• Eric

    You know, there are two things I know a lot about…

    Local & Wide Area Networks, as a Vocation; and Constitutional Law, as an Avocation.

    I think if there were as many Network Engineers who knew as little about Networks, as there seem to be Lawyers who know next to nothing about Constitutional Law; I wouldn’t be posting this and none of you would be reading it.

  • Wally Hilliard

    Towards the end of “Trial by Jury” (1852), Lysander Spooner writes about how in Fugitive Slave Act cases federal judges screened potential jurors in order to weed out potential nullifiers. In the Fugitive Slave cases, the feds attempted to stomp both individual and state veto power.

  • Cory Brickner


    I think the best aspect of your book is the overall treatment of how the States entered into the Constitutional compact. They were sovereign entities that basically created a joint operating agreement to mutually benefit all those involved. How the Articles of Confederation were co-opted by Federalists and Mercantilists into a Constitutional Convention not-withstanding, to believe that the colonies would spill blood and revolt from one kingly dictatorship and form what amounts to another one, in the process making themselves wholly subordinate to Federal Government authority is absolutely incredulous. It so defies logic that one can only believe there is an ulterior and absolutely evil design in making these statements. Likewise in the same context, your book also begs the question of the states and the people being fine with the centralized federal authority having the final say on its own laws. Again, the colonies had just “been there, done that.” It’s nonsensical to suppose this and akin to allowing the wolves telling the sheep what’s cooking for dinner!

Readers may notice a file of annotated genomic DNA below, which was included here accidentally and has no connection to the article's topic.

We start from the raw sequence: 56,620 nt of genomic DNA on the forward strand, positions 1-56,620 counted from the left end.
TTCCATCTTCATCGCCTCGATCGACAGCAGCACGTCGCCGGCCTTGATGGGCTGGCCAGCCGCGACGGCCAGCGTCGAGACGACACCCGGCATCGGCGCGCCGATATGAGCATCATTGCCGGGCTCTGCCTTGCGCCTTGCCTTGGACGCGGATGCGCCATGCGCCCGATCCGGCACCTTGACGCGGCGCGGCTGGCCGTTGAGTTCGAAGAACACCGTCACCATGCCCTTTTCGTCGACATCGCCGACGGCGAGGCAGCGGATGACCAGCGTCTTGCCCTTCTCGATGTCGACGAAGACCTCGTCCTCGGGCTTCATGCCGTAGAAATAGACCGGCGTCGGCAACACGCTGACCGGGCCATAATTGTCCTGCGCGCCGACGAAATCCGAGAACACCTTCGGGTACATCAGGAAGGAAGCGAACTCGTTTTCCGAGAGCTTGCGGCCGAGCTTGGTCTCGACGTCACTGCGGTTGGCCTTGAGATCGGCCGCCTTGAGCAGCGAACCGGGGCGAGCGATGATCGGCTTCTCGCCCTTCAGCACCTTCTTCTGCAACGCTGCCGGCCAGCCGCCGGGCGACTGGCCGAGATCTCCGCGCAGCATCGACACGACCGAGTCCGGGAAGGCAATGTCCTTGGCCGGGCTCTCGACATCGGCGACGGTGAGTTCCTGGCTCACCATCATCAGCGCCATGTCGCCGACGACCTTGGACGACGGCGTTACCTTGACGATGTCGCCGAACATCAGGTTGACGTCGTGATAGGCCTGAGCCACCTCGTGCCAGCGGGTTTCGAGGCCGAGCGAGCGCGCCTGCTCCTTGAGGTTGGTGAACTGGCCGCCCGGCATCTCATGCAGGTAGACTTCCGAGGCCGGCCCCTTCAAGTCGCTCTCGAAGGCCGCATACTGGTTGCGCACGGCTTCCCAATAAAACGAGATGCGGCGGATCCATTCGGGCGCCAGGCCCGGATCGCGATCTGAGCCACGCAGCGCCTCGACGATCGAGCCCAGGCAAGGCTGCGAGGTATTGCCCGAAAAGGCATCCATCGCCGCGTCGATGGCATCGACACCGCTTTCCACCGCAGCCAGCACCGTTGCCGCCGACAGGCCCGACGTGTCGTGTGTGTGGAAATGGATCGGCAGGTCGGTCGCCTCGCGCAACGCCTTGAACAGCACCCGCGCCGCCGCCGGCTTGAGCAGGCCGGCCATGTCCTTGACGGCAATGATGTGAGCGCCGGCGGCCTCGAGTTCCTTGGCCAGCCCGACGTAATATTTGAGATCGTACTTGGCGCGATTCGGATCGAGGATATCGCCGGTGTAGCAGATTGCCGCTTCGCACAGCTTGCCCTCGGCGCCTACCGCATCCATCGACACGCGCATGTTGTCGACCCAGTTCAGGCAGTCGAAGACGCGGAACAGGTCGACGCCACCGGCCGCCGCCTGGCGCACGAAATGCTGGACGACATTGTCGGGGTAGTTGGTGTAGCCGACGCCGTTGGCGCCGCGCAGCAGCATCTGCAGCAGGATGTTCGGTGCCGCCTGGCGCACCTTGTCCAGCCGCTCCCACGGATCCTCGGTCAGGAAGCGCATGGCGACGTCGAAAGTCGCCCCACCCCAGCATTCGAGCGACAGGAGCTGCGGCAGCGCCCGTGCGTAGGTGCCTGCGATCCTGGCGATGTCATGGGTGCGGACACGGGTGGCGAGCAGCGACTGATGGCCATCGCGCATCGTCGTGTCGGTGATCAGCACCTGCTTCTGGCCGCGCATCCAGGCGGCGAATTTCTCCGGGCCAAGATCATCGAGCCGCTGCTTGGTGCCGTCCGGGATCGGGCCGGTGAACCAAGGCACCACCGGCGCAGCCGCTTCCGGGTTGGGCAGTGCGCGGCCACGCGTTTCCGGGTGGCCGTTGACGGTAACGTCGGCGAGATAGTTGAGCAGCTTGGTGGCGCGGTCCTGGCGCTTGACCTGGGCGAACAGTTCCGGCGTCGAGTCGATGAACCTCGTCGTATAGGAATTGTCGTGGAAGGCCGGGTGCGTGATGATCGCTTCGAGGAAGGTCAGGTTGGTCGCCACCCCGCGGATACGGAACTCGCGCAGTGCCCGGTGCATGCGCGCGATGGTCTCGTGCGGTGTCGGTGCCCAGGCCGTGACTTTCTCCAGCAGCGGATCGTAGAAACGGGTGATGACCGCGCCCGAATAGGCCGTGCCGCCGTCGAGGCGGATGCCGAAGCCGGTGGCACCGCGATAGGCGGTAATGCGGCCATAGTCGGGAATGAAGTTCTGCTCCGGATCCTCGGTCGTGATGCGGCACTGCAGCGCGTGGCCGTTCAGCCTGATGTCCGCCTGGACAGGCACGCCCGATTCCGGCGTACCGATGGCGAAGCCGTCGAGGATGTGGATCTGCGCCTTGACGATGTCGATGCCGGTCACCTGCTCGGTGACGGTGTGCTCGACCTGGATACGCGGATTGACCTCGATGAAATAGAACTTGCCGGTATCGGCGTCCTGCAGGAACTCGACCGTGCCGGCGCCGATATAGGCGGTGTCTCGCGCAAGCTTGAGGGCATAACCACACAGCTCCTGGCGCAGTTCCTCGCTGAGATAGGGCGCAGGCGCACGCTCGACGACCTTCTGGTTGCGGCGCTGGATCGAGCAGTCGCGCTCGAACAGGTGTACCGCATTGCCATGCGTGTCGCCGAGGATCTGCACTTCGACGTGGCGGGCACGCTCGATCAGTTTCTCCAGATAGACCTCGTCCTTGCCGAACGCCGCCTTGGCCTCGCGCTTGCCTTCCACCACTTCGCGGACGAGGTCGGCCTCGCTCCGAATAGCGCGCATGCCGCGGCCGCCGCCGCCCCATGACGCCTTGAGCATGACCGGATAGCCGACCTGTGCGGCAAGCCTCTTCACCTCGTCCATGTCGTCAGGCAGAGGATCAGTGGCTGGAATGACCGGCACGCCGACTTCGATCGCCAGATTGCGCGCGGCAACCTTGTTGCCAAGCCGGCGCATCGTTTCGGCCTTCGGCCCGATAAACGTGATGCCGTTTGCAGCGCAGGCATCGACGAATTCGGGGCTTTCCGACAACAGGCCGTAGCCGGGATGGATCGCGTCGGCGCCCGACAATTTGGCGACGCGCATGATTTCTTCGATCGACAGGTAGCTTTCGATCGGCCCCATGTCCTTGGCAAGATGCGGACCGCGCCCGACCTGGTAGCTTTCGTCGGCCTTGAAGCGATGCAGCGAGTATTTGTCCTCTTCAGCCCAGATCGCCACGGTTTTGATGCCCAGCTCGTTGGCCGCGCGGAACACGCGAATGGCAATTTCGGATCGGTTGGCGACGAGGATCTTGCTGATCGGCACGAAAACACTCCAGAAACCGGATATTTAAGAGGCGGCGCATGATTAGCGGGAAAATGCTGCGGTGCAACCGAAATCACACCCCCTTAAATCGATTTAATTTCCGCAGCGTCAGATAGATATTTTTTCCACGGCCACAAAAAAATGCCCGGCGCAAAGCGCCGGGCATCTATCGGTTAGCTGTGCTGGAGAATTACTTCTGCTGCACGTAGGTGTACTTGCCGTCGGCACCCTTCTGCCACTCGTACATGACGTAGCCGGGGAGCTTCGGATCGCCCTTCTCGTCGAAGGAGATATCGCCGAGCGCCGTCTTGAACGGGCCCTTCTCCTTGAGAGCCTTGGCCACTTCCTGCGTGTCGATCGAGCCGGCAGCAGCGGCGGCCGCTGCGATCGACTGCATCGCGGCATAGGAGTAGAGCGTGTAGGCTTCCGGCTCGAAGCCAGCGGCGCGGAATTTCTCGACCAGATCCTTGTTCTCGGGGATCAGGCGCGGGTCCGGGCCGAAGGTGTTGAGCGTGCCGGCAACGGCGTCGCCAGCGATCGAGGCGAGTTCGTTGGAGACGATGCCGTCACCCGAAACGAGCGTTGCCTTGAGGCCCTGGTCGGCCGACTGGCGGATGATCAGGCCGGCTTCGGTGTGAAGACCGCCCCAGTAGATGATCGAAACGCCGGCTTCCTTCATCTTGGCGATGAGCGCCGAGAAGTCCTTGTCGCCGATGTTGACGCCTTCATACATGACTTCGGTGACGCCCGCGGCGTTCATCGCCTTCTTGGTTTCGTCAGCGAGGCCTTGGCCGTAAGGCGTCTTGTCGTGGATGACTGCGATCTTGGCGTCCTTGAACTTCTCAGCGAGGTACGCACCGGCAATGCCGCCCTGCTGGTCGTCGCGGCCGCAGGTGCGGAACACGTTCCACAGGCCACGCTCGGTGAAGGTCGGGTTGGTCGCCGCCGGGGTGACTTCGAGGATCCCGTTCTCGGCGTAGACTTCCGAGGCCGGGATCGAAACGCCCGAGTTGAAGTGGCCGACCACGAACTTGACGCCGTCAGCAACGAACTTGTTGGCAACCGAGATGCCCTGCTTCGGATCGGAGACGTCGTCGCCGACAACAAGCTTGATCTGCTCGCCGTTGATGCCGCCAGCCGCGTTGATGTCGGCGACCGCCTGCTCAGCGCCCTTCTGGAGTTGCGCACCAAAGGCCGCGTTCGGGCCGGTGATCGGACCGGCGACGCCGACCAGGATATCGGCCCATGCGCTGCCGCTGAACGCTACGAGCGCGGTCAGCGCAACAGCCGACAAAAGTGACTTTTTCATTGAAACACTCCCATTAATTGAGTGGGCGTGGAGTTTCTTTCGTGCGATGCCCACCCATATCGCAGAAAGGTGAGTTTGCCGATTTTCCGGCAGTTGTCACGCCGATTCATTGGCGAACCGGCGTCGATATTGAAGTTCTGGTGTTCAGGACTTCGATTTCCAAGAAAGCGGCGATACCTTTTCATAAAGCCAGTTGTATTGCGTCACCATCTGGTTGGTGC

• Anonymous

    Dr. Woods, I think you are being too harsh. I don’t think you should resort to such a personal attack on an individual, especially non-politicians. I am a big fan of yours, I look forward to your book `Rollback`, and I am an advocate of Anarcho-Capitalism. But at the same time, I think that if you want to influence followers, and also reduce the amount of uncompromising enemies, you shouldn’t use such inflammatory rhetoric. A suggestion: Instead of `The Dumbest Guy in the World`, write something like `The Dumbest Idea in the World`. Don’t focus entirely on a single misguided statist, but a handful (or better yet, a group) who repeat the same dumb Big-Government ideas.